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Stellar Apartments PASSIVE HOUSE

As one of the largest providers of low-income housing in Lane County, St. Vincent de Paul Society of Lane County (SVdP) strives to provide high quality, affordable rental housing to its low-income residents.  Energy efficiency, and the resulting lower energy costs for residents, is a key component of both quality and affordability.   All of SVdP's new housing is constructed and certified to EWEB's Earth Advantage Program.  The Earth Advantage Program employs a variety of features and techniques to save at least 15% more energy compared to a home built to code while also enhancing indoor air quality and durability.   But SVdP wants to move beyond the higher energy efficiency provided by standard construction methods.   So at Stellar Apartments, they decided to test out a new construction technique - the Passive House Standard - that uses fairly common materials to raise the bar on envelope design to a whole new level. 

The Passive House Standard is way of construction that focuses on creating "energy efficient buildings with year-round comfort and good environmental conditions."  (Passive Home Guidelines)  By constructing a building to this standard - highly insulated and extremely air tight envelope, triple pane glazing, efficient domestic water heating, and incorporation of an energy-recovery mechanical ventilation system (ERV) to preheat or cool incoming fresh air - the heating and cooling needs are minimized. The result is a highly energy efficient building with very low utility costs and a high level of comfort and indoor air quality.

In addition to St. Vincent de Paul's interest in moving beyond the Earth Advantage Program, both EWEB and the City of Eugene are interested in the potential of the Passive House Standard for lowering energy usage and as a new standard to promote greater energy efficiency for single and multi-family housing in the area. The community vision for testing the Stellar Passive House was to build two identical buildings - one to Passive House Standard and one to Earth Advantage Certification - and compare the resulting energy use and environmental qualities of each, within the context of the additional construction cost of Passive House.  The Stellar Apartments Passive House Building and the Earth Advantage Building have identical floor plans and volumes.  Both have 6 units - (2) two-bedroom units on the ground floor, and (4) two-bedroom townhouses above. Both buildings are oriented in the same direction in the same area of the site, with similar shading conditions. The primary differences between the two buildings are the levels of insulation, air tightness, and the use of the mechanical ERV.

A team of graduate students under the direction of Professor Alison Kwok at the University of Oregon will be evaluating the energy use and indoor environmental quality (IEQ) of each building over a two-year period. Specific areas to be examined include thermal comfort, lighting quality, energy use and energy savings, indoor air quality benefits, and perhaps the level of acoustic comfort. At the end of the two-year period, the University of Oregon study will give St. Vincent de Paul, EWEB, and the City of Eugene, as well as other housing providers, the opportunity to compare the resultant differences of each building type and determine the value of promoting the Passive House Standard in future housing projects and programs.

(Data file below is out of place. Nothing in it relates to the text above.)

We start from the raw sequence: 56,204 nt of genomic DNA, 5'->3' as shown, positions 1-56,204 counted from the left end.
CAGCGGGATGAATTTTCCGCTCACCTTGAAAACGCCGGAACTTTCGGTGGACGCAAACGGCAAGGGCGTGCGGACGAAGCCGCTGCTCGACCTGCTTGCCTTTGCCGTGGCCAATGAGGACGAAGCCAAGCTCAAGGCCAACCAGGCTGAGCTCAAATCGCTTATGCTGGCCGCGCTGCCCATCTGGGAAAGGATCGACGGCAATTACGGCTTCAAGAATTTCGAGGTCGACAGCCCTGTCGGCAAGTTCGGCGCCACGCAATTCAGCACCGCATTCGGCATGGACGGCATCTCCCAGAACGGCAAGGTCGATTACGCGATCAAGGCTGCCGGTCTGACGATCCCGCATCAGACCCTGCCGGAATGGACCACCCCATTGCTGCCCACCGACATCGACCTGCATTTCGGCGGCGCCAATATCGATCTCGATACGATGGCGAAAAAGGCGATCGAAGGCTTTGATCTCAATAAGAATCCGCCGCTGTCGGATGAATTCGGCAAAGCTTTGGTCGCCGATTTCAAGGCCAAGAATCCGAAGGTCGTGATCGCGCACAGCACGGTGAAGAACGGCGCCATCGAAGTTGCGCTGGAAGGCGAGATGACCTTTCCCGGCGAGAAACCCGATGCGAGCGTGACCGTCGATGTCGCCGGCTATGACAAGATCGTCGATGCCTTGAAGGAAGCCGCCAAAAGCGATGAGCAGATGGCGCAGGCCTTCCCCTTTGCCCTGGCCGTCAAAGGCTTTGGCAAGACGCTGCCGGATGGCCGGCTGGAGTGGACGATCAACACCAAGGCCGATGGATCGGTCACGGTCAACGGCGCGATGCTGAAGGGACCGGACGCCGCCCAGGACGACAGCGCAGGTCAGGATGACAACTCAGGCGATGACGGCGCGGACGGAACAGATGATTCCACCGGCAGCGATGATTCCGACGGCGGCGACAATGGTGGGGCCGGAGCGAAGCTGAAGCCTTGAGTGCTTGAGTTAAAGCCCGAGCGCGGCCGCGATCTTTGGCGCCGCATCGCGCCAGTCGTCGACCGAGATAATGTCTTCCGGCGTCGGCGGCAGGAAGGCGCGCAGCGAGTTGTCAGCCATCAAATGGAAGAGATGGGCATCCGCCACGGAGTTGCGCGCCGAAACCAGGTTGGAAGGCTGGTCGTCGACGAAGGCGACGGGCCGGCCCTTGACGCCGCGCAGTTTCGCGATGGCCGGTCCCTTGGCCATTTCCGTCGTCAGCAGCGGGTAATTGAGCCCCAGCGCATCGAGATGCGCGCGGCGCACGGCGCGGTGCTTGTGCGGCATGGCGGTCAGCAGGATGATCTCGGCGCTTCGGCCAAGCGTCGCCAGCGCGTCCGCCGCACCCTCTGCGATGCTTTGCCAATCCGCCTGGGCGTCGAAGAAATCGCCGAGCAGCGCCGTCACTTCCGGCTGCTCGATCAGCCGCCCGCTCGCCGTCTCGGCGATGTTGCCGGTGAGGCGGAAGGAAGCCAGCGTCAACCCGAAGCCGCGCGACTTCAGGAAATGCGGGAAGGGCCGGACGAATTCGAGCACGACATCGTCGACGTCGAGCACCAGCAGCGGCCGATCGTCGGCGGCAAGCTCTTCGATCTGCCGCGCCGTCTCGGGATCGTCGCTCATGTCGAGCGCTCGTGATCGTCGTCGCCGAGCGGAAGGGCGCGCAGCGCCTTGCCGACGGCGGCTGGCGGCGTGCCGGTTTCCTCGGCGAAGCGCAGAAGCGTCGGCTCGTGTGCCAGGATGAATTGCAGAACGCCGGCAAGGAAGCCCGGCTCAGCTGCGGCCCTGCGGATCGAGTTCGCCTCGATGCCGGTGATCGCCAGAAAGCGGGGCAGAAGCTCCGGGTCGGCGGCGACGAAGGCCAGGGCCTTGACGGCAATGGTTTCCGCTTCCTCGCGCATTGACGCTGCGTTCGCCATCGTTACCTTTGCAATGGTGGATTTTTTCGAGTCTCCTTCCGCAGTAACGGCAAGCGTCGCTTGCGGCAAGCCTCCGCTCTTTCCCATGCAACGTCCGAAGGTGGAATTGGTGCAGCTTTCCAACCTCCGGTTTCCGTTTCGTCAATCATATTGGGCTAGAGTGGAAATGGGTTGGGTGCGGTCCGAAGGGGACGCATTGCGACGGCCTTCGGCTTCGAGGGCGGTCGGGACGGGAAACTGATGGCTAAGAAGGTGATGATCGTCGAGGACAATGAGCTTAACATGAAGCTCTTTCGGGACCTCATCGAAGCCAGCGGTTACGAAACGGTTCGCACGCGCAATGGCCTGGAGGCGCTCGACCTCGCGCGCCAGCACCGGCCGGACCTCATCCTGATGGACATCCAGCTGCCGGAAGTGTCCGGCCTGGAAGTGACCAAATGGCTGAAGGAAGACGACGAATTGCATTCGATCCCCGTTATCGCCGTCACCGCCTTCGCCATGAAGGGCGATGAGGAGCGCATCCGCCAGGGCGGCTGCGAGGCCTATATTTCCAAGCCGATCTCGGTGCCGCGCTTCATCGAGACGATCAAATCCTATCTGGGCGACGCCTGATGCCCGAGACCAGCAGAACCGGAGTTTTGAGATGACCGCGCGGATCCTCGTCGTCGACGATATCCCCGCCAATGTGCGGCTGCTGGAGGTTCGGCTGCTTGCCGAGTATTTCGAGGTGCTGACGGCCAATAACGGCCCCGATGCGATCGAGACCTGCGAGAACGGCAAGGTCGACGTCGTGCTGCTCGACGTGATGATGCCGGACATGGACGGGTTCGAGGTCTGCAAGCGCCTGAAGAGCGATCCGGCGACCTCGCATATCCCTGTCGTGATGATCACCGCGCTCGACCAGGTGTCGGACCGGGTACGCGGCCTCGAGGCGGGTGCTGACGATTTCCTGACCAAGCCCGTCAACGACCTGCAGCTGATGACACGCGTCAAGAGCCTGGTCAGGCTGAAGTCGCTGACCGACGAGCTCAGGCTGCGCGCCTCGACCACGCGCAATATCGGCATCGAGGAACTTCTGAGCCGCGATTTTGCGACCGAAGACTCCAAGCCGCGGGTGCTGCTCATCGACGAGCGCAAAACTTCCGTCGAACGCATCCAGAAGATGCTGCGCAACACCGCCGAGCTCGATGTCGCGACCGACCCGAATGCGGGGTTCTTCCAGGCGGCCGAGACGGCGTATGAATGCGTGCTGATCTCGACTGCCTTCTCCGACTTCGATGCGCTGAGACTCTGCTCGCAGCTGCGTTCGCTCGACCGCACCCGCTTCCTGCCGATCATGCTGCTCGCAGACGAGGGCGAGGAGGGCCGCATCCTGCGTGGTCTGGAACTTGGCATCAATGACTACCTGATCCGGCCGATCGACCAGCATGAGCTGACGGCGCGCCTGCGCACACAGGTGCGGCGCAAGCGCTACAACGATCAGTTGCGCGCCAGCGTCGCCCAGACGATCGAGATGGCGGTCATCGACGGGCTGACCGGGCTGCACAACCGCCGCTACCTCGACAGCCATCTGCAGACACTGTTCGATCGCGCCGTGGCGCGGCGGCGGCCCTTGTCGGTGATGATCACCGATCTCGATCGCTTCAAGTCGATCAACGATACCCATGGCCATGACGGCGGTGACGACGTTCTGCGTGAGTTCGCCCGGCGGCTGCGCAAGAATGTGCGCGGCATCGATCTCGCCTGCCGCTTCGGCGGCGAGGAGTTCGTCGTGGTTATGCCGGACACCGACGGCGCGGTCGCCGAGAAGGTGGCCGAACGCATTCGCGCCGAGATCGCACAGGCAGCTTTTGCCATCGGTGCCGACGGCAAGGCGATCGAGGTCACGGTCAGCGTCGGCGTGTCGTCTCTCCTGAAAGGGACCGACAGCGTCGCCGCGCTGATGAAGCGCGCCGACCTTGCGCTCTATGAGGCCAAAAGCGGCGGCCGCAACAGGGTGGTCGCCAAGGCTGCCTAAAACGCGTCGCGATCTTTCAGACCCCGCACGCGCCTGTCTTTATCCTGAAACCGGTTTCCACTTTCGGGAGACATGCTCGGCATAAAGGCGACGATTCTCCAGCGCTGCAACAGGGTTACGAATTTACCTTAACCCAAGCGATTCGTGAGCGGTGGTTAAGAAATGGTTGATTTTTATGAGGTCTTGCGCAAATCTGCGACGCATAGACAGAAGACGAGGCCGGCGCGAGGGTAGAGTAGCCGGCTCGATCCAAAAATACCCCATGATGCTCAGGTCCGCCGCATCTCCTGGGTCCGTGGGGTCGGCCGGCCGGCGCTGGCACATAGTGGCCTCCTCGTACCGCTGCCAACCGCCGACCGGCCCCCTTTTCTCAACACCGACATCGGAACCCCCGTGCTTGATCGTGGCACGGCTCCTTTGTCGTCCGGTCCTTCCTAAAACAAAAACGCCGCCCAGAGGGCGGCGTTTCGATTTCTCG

The University of Oregon study will make comparisons between the Passive House building and the Earth Advantage building based on findings in each of the following topic areas.

Energy Use and Cost Savings:

  • What is the total energy use of each building by month/annually?
  • Does the Passive House energy use reduction meet the 90% claim?
  • What are the heavy energy using appliances in the plug load category? Do plug loads change by season?
Air Quality (CO2, particulate, VOCs):
  • Do carbon dioxide levels in the house meet acceptable recommended levels?
  • How do carbon dioxide levels change with the ERV operation? With cooking? With window operation?
  • What are the levels of particulate in the air (indoor/outdoor)?
Temperature and Comfort:
  • Does the Passive House maintain an average indoor temperature of 68 degrees Fahrenheit during the heating period?
  • Are the temperature swings present in the space less than the 4  degrees above or below 68 degrees Fahrenheit specified by the Passive House Standard?
  • What is the temperature of the window wall compared to the ambient room temperature?
  • What are comfort levels? If there are any areas of discomfort, what causes them? How does it compare to physical thermal conditions to the comfort range setup by ASHRAE?
Light Quality:
  • What are the patterns of illuminance in the main living space during the winter? During the summer?
  • Are the illuminance levels within acceptable lighting standards for reading tasks? (IES)
  • Does the main living space have areas with potential glare? What do the occupants say?
  • Do luminance ratios change with season?
Acoustics:
  • Do the sound levels within the space meet the 24DBa levels set by the EPA?
  • Are occupants more sensitive to sound within the space?
  • What types of sounds do they notice? What are the sources?
  • Do occupants find the acoustics in the space pleasing?
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